It's hard to avoid Irish people if you're English. I imagine the Irish feel the same way about us.
I don't know if I've any Irish "blood" in me, but since my dad's dad was baptised a Catholic I would say there's a fair chance that I do.
If I ever have some spare time and cash, I'll go on a road trip around Ireland. So many Irish people have made the opposite journey, I think it's a shame that more English people don't return the compliment. Our two countries' histories are so intertwined, vexatiously on the whole, we should all take time to learn more about the effects each has had on the other.
And, of course, the big historical picture has affected personal life. There can hardly be an English person that hasn't had their life shaped in some way or other by an Irish person (and vice versa).
Before I mangled my brain studying for a masters about the European Union, I thought of mangling my brain studying for a masters about the sectarian nature of the UK education system. (I can't believe David Coleman's diatribe against multiculturalism, by the way, since his whole free school idea will encourage it in the form of more religious and sectarian education.)
I remember being educated in C of E junior schools, and seeing neighbours going to RC junior schools. Later on these two streams joined together in the secondary schools (well, for some they did). Catholic kids always seemed to have had more fun than we did, but that might have been a misperception. What effect did this "going to different schools" have on all of us?
I had some good friends from an Irish Catholic background when I was growing up.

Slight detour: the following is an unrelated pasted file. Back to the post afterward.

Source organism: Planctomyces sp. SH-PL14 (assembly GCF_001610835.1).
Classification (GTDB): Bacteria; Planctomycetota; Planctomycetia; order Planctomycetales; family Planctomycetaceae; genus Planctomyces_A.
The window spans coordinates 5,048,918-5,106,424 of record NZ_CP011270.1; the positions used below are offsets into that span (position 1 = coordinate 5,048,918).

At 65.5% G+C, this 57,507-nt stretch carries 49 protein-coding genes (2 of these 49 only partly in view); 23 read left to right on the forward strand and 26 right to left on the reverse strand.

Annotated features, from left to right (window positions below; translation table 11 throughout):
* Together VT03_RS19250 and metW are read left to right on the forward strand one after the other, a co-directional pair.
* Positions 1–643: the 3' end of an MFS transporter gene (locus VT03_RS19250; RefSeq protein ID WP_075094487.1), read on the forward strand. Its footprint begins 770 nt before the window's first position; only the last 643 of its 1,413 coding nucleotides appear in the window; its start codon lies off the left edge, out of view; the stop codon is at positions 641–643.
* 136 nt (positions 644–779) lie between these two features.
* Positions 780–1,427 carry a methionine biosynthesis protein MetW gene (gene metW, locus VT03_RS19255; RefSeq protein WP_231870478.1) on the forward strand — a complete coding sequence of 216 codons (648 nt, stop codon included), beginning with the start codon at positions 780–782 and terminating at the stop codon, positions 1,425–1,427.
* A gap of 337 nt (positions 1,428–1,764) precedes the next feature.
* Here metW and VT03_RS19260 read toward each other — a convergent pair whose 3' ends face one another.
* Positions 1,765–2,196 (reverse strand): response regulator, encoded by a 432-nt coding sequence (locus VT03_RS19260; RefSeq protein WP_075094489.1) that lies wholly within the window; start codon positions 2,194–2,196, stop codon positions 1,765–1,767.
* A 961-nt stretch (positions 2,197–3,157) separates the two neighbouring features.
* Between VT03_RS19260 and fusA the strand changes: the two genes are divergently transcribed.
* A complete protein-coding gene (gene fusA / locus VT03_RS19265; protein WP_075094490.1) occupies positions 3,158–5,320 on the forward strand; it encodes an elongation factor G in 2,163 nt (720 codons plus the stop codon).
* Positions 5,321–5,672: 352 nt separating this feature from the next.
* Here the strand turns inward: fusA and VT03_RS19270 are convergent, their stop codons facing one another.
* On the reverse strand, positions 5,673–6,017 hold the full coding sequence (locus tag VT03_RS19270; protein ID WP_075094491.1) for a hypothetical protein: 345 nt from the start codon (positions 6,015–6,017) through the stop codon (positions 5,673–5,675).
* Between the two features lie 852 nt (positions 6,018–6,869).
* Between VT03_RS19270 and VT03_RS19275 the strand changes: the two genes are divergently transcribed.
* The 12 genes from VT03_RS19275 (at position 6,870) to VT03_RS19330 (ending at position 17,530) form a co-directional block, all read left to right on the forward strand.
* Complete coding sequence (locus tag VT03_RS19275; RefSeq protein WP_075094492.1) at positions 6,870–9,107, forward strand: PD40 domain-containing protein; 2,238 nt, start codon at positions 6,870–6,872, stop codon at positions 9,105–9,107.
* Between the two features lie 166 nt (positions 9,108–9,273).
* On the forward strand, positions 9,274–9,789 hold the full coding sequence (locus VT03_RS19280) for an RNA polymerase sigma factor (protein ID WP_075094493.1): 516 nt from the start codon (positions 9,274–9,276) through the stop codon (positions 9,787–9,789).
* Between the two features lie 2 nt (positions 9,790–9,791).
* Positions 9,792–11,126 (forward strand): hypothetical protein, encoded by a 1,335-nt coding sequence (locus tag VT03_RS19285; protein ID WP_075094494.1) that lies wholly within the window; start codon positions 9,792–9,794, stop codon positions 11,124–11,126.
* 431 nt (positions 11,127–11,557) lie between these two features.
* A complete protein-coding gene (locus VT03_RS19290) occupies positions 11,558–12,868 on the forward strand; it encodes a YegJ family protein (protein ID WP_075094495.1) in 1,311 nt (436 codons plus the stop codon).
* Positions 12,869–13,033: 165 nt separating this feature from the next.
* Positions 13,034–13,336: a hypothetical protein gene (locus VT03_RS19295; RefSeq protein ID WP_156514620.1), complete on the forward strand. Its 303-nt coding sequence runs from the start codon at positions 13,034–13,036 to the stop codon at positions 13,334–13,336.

My friend Theresa's dad was Irish. He worked for British Rail. He had a thick accent, and an unkempt appearance. When I was about 9 years old I waited outside the electricity showroom in Rochester for a bus after school. Theresa's dad coming from work would pass me on the other side of the road.
"It's Vicki da witch!" he would shout across the road at me, while I pretended not to know him. Of course, this attention was embarassing but also profoundly flattering. He was probably the first grown-up man I ever fancied.
Our next door neighbours were Irish. Actually, they weren't; I realise now that the lady of the house had a Birmingham accent, but her parents had come from Ireland.
For a few difficult years in my early teens an Irish boyfriend of my mother lived with us. He was a moody character, but I do remember some good times with him, when he would tell me about his childhood in Ireland - donkeys, nuns and rhubarb jam sandwiches featured heavily, I recall.
Now, was he moody because he was Irish, or was he just moody? If he was just moody, did his moodiness take a peculiarly Irish character?
Of course, all these things are mixed up: where we come from and who we are, and what we do with it. I've known as many very positive Irish people as negative.
A good friend of mine is of Irish descent; I'm somehow inexplicably proud that she's recently married an Englishman. If we can put all the shit of the past behind us, here's two peoples that can work their relationship out, surely.
To all the nice Irish people I've met, "Happy Saint Patrick's Day"; to all the horrible ones, "Póg mo thóin." (I'm grateful to Mrs Angry for doubling my Gaelic vocabulary with this last phrase.)